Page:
But the WSJ also notes that “… K12 said in response that the attorney general’s office ‘mischaracterized’ the settlement and the company added that it has made no admission of wrongdoing. According to the Herndon, Va., company’s statement, the $168.5 million figure cited by California authorities was “flat wrong.” The company said that the settlement was only $2.5 million.” Says the firm: “… K12 will be making an $8.5 million payment to the state,” it said. “Of that amount, $6.0 million is to defray the cost to taxpayers of the Attorney General’s investigation, and $2.5M are settlement costs related to the separate private lawsuit alleging misreporting of attendance at the CAVA schools.”
Read the WSJ report here: California Reaches Settlement With K12 Over False Claims Allegations
The HuffPo writer B. Shaw Drake is noting an uptick in the number of immigration judges and some progress in Congress toward adding even more judges, a key to reducing the administrative backlog that leaves people waiting years and years to make their case for staying in the country. The report notes a new Human Rights First report: “In the Balance: Backlogs Delay Protection in the U.S. Asylum and Immigration Court Systems,” takes a deep look at the immigration court backlog, its causes and potential solutions. The report finds that chronic underfunding and hiring challenges have left the courts with two few judges to handle a steady flow of incoming cases. The result is wait times that stretch over three years nationally, and up to five or six years at the nation’s most burdened courts.
The crisis outlined: “As of May 2016, 492,978 cases were pending before the immigration courts, up from 480,815 just three months ago. That number that will likely top half a million cases when data is available for June 2016.”
You can read about the progress, such that it is, here: A Milestone In The Immigration Court Backlog Points To Progress
Ever wonder what a Donal Trump lawsuit deposition looks like? If so, you might find out soon as several news organizations and others are asking that sworn deposition video from the “Trump University” litigation are made public. At issue are actually two cases where people who bought into the educational program claim they were duped.
Transcripts are already public. The Courthouse News reports from San Diego, backgrounding that: “… many legal experts agree that the facts surrounding the case are unsavory, particularly as Trump University was billed as a university when in actuality it was a three-day business seminar that attendees paid around $2,000 to attend. During the seminars, which were often run by salespeople rather than real estate experts, attendees faced high-pressure sales techniques aimed at getting them to buy a Trump Gold Premium package, which cost $35,000.”
The CN also said that “… the package guaranteed a mentor would help students break into individual real estate markets, but the plaintiffs in both cases claim this mentorship never occurred as promised. However, the experts are not convinced the brouhaha necessarily means the plaintiffs are assured a victory.”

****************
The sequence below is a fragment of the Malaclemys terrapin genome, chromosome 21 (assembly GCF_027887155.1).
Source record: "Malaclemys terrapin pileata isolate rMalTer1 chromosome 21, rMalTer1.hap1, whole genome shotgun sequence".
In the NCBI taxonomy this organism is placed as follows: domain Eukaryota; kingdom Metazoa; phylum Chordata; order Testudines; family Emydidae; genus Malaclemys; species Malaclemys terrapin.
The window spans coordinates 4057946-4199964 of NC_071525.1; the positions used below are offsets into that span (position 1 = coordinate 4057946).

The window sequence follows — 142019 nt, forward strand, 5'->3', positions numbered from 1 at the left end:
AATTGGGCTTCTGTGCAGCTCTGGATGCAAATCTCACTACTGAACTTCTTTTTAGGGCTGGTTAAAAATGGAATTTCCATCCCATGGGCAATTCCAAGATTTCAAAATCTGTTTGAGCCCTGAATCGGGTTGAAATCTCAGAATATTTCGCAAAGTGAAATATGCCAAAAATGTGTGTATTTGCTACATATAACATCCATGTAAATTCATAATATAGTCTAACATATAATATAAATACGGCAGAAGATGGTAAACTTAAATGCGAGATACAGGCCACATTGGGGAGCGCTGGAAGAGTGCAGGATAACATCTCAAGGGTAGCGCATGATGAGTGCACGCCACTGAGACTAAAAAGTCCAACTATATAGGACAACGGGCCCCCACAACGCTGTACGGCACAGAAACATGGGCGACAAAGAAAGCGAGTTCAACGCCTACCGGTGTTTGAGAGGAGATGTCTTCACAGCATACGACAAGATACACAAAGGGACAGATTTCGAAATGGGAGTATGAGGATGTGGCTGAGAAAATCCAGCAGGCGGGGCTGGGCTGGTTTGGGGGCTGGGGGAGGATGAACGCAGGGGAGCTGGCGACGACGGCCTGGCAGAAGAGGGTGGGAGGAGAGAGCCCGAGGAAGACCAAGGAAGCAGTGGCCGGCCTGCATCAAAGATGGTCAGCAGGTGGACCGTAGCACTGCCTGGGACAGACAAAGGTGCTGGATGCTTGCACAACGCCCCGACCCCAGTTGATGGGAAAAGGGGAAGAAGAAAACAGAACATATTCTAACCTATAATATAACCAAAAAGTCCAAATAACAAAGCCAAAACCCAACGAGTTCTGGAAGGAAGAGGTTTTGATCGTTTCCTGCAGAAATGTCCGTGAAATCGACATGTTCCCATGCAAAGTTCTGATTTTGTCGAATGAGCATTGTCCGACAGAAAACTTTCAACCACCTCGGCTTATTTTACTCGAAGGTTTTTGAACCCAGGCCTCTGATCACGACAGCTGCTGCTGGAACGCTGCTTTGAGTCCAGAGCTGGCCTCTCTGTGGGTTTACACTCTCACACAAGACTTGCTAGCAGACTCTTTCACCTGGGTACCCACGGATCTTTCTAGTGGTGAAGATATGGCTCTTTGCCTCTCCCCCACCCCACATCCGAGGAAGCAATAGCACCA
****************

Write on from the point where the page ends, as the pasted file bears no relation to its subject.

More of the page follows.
An expert cited in the CN report says facts are not really at issue, but rather if a “reasonable person” might rely upon the marketing to make a purchase decision. The Trump side is seeking a summary judgment from the court and the current fight is over whether to make the videotapes of the depositions part of the evidentiary record – which would likely make the public. The CN notes that “… a slate of media companies, including the Washington Post and Fox News, has intervened, asking the tapes be disclosed to the public. A hearing on the matter is set for July 13.”
As usual, the CN is all over the case: CNS – Transcripts Show Defiant, Evasive Trump
The Courthouse News Service is reporting that a federal judge this week ruled “… that Texas landowners can sue the U.S. Bureau of Land Management for its alleged seizure of 90,000 acres of private property along the Red River boundary with Oklahoma. U.S. District Judge Reed O’Connor granted in part and denied in part the BLM’s motion for partial dismissal.
The report backgrounded that “… eight private landowners, Clay County Sheriff Kenneth Lemons Jr. and three counties sued the BLM in November. They claim it is “well established” that Texas begins at the southern bank of the Red River and that federal ownership is limited to the bottom half of the sandy riverbed outside of the state. They say the BLM asserts that the boundary extends past that, sometimes by more than a mile.
Texas Attorney General Ken Paxton intervened on the plaintiffs’ behalf within days, calling the action an illegal “land grab” by federal officials. The CN also noted that “… in a 40-page opinion Wednesday, O’Connor declined to dismiss the plaintiffs’ request for declaratory judgment, mandamus and an injunction ‘regarding the method for locating the boundary between their property and federal territory’ because they have constitutional standing.”